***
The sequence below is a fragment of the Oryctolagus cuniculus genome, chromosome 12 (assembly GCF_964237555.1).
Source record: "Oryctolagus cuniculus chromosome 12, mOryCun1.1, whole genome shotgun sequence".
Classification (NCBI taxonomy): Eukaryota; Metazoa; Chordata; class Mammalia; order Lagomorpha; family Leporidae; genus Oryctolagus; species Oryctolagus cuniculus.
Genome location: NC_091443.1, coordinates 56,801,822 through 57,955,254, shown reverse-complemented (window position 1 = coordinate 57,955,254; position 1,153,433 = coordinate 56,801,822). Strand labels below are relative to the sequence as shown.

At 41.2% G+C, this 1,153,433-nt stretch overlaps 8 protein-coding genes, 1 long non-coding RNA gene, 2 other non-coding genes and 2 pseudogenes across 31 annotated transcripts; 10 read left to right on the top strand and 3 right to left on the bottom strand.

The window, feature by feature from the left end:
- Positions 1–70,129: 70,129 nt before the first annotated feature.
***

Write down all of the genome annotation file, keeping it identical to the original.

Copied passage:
The sequence below is a fragment of the Oryctolagus cuniculus genome, chromosome 12 (assembly GCF_964237555.1).
Source record: "Oryctolagus cuniculus chromosome 12, mOryCun1.1, whole genome shotgun sequence".
Classification (NCBI taxonomy): Eukaryota; Metazoa; Chordata; class Mammalia; order Lagomorpha; family Leporidae; genus Oryctolagus; species Oryctolagus cuniculus.
Genome location: NC_091443.1, coordinates 56,801,822 through 57,955,254, shown reverse-complemented (window position 1 = coordinate 57,955,254; position 1,153,433 = coordinate 56,801,822). Strand labels below are relative to the sequence as shown.

At 41.2% G+C, this 1,153,433-nt stretch overlaps 8 protein-coding genes, 1 long non-coding RNA gene, 2 other non-coding genes and 2 pseudogenes across 31 annotated transcripts; 10 read left to right on the top strand and 3 right to left on the bottom strand.

The window, feature by feature from the left end:
- Positions 1–70,129: 70,129 nt before the first annotated feature.